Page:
S] And that comfort has come through the song-writing?
M] “Yeah, and I think the period when I wasn’t comfortable with myself is what’s been captured on record. I always question everything. Especially part of my identity. I’m quite an introspective person, and I think that will come through on the next record.”
S] So, on the new record there will be this theme of self-exploration?
M] “Yeah, but I think the first one was more self-deprecating. It’s a very self-aware record. I think the new album will be about self-exploration, but it’ll be coming from the side where I have finished that self-exploration.”
S] Do you have a favourite place to write?
M] “It just has to be on the bus. I don’t have a house anymore. I just live on the bus. I’m going to get a place in December. It’s actually going to be in London. That’s because I am needing to be there now. I’ve got a lot of great friends and ties there. We’re also going to be working on other people’s records and stuff like that, so it’s cool. It’ll be good. I think we find inspiration from everywhere. It’s always come from a very personal perspective. It’s not necessarily about the places I’ve been. It’s always been about the way that I’ve felt, and the place will always frame it in my mind [when I write]. We’ve just had to really embrace this new dynamic that we have in the band now. We now have people listening to our music and knowing our songs. We are going through this constant human verification every day like, loads of people validating our presence, and that’s what’s defining the moment we’re in now, and I think that’s what’s inspiring the next record.”
S] What are your plans for the coming months?
M] “We’re on tour until December and then we’re going to be working on a girl’s record in December in my flat for like three weeks. Then we’ll be doing a Brixton Academy show and then on to Australia.”
S] What would be the Frankenstein’s monster for The 1975’s sound – the head of Michael Jackson and the arms of Glassjaw for example?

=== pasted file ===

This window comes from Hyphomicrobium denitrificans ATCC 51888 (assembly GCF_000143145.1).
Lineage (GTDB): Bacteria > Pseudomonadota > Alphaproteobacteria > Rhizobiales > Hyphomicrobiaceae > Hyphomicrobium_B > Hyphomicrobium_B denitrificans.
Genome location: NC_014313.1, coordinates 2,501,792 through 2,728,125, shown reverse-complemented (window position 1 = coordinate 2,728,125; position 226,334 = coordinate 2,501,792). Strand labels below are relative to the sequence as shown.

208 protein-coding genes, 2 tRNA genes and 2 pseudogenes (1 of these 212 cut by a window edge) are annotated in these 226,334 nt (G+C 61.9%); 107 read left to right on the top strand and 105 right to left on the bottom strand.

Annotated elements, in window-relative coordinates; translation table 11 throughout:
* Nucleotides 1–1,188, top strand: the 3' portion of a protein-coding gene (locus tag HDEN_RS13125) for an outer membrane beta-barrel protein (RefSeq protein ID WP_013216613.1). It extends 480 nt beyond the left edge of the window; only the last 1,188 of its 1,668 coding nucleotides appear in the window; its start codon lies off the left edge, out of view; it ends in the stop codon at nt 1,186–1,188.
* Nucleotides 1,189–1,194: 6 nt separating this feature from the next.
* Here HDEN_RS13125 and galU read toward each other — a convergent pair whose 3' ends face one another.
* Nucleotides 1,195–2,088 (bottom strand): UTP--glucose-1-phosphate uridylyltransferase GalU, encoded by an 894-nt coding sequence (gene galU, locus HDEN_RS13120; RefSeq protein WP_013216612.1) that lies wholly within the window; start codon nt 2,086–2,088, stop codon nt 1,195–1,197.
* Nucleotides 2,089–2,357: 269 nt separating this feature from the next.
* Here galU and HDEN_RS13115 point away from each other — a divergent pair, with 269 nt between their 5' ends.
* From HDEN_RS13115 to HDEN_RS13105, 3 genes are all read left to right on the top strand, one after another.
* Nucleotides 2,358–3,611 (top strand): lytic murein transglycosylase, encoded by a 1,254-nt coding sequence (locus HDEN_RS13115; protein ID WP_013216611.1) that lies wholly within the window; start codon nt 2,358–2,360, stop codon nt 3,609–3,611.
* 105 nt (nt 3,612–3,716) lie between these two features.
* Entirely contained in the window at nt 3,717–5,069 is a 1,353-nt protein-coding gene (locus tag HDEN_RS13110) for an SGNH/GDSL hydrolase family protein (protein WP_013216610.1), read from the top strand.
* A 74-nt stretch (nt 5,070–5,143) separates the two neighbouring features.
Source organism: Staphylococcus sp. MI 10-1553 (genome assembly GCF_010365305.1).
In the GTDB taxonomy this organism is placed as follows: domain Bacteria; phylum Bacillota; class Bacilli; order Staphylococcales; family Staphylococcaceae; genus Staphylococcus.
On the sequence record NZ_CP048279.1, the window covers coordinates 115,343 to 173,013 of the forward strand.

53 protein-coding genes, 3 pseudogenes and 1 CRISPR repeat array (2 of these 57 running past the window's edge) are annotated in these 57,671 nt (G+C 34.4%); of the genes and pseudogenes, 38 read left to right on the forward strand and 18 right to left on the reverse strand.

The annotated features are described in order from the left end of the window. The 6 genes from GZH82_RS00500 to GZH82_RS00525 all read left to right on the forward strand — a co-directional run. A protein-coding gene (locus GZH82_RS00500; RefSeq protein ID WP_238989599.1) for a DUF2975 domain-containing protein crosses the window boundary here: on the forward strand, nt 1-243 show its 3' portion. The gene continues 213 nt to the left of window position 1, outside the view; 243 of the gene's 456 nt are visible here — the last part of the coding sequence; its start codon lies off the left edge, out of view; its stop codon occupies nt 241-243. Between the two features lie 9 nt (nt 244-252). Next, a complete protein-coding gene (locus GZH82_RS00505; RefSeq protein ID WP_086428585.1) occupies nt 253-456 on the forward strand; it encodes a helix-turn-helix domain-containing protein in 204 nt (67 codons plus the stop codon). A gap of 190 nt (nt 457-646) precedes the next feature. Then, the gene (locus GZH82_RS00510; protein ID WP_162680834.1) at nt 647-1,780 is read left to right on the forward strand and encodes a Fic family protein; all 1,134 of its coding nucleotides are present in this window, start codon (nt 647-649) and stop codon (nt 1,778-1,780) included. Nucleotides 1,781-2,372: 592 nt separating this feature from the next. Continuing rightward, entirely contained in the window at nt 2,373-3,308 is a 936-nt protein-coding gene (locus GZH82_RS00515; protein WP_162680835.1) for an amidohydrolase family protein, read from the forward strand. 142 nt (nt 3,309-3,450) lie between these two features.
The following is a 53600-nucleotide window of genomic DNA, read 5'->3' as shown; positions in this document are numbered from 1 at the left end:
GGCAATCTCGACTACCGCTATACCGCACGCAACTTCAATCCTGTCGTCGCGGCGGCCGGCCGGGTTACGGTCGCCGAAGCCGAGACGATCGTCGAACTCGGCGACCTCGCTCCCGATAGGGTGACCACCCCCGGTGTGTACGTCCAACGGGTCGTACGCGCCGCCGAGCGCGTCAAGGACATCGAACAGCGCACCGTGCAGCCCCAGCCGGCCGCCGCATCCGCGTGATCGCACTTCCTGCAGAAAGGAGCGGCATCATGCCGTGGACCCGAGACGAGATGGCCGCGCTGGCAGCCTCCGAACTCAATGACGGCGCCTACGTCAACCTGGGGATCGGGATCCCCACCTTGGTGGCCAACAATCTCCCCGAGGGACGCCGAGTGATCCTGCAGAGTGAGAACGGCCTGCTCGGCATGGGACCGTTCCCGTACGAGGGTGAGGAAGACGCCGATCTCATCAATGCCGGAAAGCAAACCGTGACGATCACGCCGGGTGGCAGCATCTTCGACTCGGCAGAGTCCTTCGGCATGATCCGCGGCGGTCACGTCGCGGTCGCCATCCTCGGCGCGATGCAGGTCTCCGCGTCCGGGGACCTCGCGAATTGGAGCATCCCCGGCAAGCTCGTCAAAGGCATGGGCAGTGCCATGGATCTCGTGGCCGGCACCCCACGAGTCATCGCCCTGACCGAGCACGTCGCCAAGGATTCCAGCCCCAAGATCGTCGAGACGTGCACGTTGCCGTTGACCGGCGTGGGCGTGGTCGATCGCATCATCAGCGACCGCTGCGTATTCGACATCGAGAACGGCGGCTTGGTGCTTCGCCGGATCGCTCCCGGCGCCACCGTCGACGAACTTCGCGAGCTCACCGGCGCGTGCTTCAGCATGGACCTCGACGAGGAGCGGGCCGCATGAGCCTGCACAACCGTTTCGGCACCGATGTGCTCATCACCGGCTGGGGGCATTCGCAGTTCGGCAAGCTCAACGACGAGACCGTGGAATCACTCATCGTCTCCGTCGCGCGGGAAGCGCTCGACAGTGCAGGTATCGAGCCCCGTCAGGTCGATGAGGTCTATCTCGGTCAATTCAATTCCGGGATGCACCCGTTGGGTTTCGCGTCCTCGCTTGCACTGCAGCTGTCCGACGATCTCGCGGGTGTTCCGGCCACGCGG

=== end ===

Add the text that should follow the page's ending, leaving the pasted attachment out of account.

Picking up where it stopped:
M] “I don’t know, I think that the idea with our band is to create uplifting music that leans a lot on syncopation, rhythm and lends from Black American music and pop music. But, there’s quite an underlying dour narrative, and I suppose there’s a more sinister undertone to it. I always say that my perfect song would sound like ‘I Wanna Dance With Somebody’ by Whitney Houston but convey the message and the conviction of Leonard Cohen on ‘Hallelujah’, y’know? That’s what I think.”
S] Obviously people talk about your high level supports with Muse and The Stones, but what’s been an uncrowned highlight of 2013 for you guys?
M] “We did Shepherd’s Bush Empire last night [Friday, September 20, 2013], and that was insane. This tour’s the first proper tour that we’ve been on. It’s really hard not to subserviate any of the moments, because you’ll ask me on one day and I’ll say one thing, and then I’ll think of something else! We’ve met so many great people. We’ve met so many of our heroes and played so many incredible shows. Leeds and Reading Festivals were incredible, because as a band we used to go to Leeds so much! Leeds Festival was a really big moment for us and there’s always such wonderful vibes there.”
The audio interview is here: